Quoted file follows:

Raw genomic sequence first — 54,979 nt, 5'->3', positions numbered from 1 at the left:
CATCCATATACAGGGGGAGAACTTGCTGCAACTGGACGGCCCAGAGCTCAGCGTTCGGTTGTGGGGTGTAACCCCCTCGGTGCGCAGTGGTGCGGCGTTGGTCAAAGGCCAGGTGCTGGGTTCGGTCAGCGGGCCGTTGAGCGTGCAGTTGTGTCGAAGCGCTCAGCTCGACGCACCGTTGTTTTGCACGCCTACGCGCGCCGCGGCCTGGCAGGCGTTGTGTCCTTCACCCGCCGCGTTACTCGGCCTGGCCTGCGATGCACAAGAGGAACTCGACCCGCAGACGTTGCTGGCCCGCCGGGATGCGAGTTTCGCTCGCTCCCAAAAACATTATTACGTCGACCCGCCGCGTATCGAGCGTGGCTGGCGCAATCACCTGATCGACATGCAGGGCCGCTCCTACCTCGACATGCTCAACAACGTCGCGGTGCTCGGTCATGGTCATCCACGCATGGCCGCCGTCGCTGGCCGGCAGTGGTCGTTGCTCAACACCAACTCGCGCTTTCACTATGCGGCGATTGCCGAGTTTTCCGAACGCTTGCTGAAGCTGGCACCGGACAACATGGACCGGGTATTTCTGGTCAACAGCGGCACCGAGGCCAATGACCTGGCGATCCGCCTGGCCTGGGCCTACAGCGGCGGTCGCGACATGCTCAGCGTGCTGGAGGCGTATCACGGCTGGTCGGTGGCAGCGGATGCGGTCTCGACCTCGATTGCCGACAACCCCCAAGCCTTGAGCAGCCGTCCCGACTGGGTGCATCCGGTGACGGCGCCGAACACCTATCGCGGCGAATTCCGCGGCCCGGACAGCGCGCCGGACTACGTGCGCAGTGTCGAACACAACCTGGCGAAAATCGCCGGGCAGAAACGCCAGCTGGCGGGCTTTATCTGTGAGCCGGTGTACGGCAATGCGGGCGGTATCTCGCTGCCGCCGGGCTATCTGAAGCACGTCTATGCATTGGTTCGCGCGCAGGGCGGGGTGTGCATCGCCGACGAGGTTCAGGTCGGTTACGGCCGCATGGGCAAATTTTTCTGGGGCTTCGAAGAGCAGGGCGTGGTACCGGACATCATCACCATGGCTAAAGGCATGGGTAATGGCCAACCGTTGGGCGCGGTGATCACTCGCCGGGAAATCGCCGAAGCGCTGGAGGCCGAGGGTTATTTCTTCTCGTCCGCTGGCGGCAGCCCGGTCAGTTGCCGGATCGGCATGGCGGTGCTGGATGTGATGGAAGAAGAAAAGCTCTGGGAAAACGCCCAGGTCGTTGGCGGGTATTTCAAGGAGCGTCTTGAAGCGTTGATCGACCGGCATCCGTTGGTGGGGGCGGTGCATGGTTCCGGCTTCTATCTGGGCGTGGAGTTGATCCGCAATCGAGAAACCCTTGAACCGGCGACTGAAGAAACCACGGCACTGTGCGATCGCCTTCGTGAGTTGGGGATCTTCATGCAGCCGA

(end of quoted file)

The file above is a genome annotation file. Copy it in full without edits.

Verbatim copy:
Raw genomic sequence first — 54,979 nt, 5'->3', positions numbered from 1 at the left:
CATCCATATACAGGGGGAGAACTTGCTGCAACTGGACGGCCCAGAGCTCAGCGTTCGGTTGTGGGGTGTAACCCCCTCGGTGCGCAGTGGTGCGGCGTTGGTCAAAGGCCAGGTGCTGGGTTCGGTCAGCGGGCCGTTGAGCGTGCAGTTGTGTCGAAGCGCTCAGCTCGACGCACCGTTGTTTTGCACGCCTACGCGCGCCGCGGCCTGGCAGGCGTTGTGTCCTTCACCCGCCGCGTTACTCGGCCTGGCCTGCGATGCACAAGAGGAACTCGACCCGCAGACGTTGCTGGCCCGCCGGGATGCGAGTTTCGCTCGCTCCCAAAAACATTATTACGTCGACCCGCCGCGTATCGAGCGTGGCTGGCGCAATCACCTGATCGACATGCAGGGCCGCTCCTACCTCGACATGCTCAACAACGTCGCGGTGCTCGGTCATGGTCATCCACGCATGGCCGCCGTCGCTGGCCGGCAGTGGTCGTTGCTCAACACCAACTCGCGCTTTCACTATGCGGCGATTGCCGAGTTTTCCGAACGCTTGCTGAAGCTGGCACCGGACAACATGGACCGGGTATTTCTGGTCAACAGCGGCACCGAGGCCAATGACCTGGCGATCCGCCTGGCCTGGGCCTACAGCGGCGGTCGCGACATGCTCAGCGTGCTGGAGGCGTATCACGGCTGGTCGGTGGCAGCGGATGCGGTCTCGACCTCGATTGCCGACAACCCCCAAGCCTTGAGCAGCCGTCCCGACTGGGTGCATCCGGTGACGGCGCCGAACACCTATCGCGGCGAATTCCGCGGCCCGGACAGCGCGCCGGACTACGTGCGCAGTGTCGAACACAACCTGGCGAAAATCGCCGGGCAGAAACGCCAGCTGGCGGGCTTTATCTGTGAGCCGGTGTACGGCAATGCGGGCGGTATCTCGCTGCCGCCGGGCTATCTGAAGCACGTCTATGCATTGGTTCGCGCGCAGGGCGGGGTGTGCATCGCCGACGAGGTTCAGGTCGGTTACGGCCGCATGGGCAAATTTTTCTGGGGCTTCGAAGAGCAGGGCGTGGTACCGGACATCATCACCATGGCTAAAGGCATGGGTAATGGCCAACCGTTGGGCGCGGTGATCACTCGCCGGGAAATCGCCGAAGCGCTGGAGGCCGAGGGTTATTTCTTCTCGTCCGCTGGCGGCAGCCCGGTCAGTTGCCGGATCGGCATGGCGGTGCTGGATGTGATGGAAGAAGAAAAGCTCTGGGAAAACGCCCAGGTCGTTGGCGGGTATTTCAAGGAGCGTCTTGAAGCGTTGATCGACCGGCATCCGTTGGTGGGGGCGGTGCATGGTTCCGGCTTCTATCTGGGCGTGGAGTTGATCCGCAATCGAGAAACCCTTGAACCGGCGACTGAAGAAACCACGGCACTGTGCGATCGCCTTCGTGAGTTGGGGATCTTCATGCAGCCGA